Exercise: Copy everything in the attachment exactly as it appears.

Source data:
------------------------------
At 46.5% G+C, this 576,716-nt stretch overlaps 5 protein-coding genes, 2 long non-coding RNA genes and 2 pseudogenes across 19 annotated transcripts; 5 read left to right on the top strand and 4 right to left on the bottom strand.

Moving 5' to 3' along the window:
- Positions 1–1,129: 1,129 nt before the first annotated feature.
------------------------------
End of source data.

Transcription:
At 46.5% G+C, this 576,716-nt stretch overlaps 5 protein-coding genes, 2 long non-coding RNA genes and 2 pseudogenes across 19 annotated transcripts; 5 read left to right on the top strand and 4 right to left on the bottom strand.

Moving 5' to 3' along the window:
- Positions 1–1,129: 1,129 nt before the first annotated feature.